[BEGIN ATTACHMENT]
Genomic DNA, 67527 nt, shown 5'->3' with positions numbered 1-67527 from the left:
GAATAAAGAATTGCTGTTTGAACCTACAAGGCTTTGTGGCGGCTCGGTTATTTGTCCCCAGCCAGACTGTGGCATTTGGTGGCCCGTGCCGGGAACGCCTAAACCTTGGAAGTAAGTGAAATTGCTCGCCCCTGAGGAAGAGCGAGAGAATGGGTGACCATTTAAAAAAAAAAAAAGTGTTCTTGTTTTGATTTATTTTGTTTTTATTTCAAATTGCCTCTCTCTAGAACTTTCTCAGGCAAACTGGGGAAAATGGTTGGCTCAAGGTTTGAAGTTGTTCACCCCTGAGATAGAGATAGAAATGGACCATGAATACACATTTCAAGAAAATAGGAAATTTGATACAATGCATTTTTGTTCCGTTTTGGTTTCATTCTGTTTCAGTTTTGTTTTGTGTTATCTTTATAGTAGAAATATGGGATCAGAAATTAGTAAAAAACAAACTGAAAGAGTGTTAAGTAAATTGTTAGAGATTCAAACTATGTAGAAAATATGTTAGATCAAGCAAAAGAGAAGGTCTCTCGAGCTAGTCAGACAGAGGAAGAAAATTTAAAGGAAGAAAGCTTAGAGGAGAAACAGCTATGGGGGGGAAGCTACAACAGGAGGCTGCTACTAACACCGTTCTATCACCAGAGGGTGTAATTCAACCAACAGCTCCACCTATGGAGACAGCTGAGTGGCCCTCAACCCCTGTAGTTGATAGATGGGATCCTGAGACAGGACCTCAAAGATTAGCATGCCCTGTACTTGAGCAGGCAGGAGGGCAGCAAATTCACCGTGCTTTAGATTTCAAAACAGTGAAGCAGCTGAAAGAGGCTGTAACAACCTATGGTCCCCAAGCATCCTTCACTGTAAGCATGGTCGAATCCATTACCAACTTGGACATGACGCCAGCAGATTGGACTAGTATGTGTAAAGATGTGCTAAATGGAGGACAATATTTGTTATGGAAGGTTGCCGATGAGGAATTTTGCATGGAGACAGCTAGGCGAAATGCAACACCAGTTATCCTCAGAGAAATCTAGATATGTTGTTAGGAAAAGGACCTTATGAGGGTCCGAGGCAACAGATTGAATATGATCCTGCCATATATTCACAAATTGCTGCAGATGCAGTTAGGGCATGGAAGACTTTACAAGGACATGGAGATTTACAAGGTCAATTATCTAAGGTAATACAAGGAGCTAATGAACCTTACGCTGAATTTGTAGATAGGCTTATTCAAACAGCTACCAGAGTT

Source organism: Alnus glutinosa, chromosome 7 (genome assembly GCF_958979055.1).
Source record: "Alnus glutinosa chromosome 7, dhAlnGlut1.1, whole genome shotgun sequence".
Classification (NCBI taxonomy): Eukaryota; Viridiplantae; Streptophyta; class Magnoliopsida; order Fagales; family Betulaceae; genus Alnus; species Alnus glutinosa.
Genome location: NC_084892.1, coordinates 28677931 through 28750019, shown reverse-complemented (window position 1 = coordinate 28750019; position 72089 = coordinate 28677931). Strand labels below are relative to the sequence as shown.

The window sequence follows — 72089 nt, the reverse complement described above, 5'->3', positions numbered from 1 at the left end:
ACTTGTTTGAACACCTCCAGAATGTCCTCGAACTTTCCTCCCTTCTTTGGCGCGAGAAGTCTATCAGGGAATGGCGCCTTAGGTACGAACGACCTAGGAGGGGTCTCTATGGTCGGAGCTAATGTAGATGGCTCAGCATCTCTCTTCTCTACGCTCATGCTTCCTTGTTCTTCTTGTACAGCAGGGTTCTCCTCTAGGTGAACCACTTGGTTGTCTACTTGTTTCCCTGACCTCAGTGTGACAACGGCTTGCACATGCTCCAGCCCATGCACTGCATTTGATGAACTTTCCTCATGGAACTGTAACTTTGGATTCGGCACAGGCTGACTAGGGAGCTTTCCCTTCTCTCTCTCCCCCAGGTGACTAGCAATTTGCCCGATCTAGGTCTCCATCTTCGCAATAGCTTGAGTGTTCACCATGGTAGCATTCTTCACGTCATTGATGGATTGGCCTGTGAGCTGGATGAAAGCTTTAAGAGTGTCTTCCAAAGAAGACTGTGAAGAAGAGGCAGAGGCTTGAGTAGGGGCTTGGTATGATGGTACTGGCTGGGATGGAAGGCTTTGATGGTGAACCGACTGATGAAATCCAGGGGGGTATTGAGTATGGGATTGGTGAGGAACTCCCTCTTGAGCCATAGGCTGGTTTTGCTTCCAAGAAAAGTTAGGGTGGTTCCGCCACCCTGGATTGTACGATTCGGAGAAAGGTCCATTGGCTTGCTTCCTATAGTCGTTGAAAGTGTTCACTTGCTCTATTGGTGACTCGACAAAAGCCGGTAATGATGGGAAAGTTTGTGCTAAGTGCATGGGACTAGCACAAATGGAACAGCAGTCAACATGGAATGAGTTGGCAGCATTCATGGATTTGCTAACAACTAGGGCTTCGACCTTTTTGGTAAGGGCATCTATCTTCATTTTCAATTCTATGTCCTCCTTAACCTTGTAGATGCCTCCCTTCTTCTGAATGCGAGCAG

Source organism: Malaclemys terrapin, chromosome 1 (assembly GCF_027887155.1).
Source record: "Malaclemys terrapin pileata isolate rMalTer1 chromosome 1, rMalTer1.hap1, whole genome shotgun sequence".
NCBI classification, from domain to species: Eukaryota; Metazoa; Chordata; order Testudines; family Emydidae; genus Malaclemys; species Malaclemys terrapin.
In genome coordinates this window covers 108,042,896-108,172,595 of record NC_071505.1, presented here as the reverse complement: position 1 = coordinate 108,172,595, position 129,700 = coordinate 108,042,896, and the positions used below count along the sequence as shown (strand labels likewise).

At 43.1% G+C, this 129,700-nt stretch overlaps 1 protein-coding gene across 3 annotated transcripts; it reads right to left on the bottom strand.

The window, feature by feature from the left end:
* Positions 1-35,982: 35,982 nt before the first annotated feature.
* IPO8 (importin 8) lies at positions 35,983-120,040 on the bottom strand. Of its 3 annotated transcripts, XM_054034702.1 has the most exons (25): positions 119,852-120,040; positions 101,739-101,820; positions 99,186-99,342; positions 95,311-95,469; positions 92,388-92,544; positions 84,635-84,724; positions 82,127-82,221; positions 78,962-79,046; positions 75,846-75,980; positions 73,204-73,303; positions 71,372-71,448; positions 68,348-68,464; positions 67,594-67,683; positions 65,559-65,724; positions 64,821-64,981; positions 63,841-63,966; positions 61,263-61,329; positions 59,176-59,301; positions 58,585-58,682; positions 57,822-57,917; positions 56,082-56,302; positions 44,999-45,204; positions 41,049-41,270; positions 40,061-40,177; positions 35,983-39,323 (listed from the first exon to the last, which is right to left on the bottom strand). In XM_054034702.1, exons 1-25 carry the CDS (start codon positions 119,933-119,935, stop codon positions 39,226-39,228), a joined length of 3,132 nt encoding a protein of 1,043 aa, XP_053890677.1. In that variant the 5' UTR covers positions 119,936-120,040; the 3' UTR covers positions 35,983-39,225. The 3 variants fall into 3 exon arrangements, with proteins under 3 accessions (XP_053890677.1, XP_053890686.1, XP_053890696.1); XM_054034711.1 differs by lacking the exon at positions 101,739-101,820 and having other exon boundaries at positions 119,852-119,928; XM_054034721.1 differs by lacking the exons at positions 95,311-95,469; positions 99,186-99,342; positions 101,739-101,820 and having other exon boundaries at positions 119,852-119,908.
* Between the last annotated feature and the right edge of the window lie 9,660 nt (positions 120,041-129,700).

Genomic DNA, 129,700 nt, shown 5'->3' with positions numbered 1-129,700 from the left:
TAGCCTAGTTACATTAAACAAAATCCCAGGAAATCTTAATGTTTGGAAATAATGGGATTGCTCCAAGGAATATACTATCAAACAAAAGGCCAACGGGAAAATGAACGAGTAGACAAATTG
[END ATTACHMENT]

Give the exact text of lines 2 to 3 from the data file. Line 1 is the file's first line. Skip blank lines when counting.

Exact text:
GAATAAAGAATTGCTGTTTGAACCTACAAGGCTTTGTGGCGGCTCGGTTATTTGTCCCCAGCCAGACTGTGGCATTTGGTGGCCCGTGCCGGGAACGCCTAAACCTTGGAAGTAAGTGAAATTGCTCGCCCCTGAGGAAGAGCGAGAGAATGGGTGACCATTTAAAAAAAAAAAAAGTGTTCTTGTTTTGATTTATTTTGTTTTTATTTCAAATTGCCTCTCTCTAGAACTTTCTCAGGCAAACTGGGGAAAATGGTTGGCTCAAGGTTTGAAGTTGTTCACCCCTGAGATAGAGATAGAAATGGACCATGAATACACATTTCAAGAAAATAGGAAATTTGATACAATGCATTTTTGTTCCGTTTTGGTTTCATTCTGTTTCAGTTTTGTTTTGTGTTATCTTTATAGTAGAAATATGGGATCAGAAATTAGTAAAAAACAAACTGAAAGAGTGTTAAGTAAATTGTTAGAGATTCAAACTATGTAGAAAATATGTTAGATCAAGCAAAAGAGAAGGTCTCTCGAGCTAGTCAGACAGAGGAAGAAAATTTAAAGGAAGAAAGCTTAGAGGAGAAACAGCTATGGGGGGGAAGCTACAACAGGAGGCTGCTACTAACACCGTTCTATCACCAGAGGGTGTAATTCAACCAACAGCTCCACCTATGGAGACAGCTGAGTGGCCCTCAACCCCTGTAGTTGATAGATGGGATCCTGAGACAGGACCTCAAAGATTAGCATGCCCTGTACTTGAGCAGGCAGGAGGGCAGCAAATTCACCGTGCTTTAGATTTCAAAACAGTGAAGCAGCTGAAAGAGGCTGTAACAACCTATGGTCCCCAAGCATCCTTCACTGTAAGCATGGTCGAATCCATTACCAACTTGGACATGACGCCAGCAGATTGGACTAGTATGTGTAAAGATGTGCTAAATGGAGGACAATATTTGTTATGGAAGGTTGCCGATGAGGAATTTTGCATGGAGACAGCTAGGCGAAATGCAACACCAGTTATCCTCAGAGAAATCTAGATATGTTGTTAGGAAAAGGACCTTATGAGGGTCCGAGGCAACAGATTGAATATGATCCTGCCATATATTCACAAATTGCTGCAGATGCAGTTAGGGCATGGAAGACTTTACAAGGACATGGAGATTTACAAGGTCAATTATCTAAGGTAATACAAGGAGCTAATGAACCTTACGCTGAATTTGTAGATAGGCTTATTCAAACAGCTACCAGAGTT

Source organism: Alnus glutinosa, chromosome 7 (genome assembly GCF_958979055.1).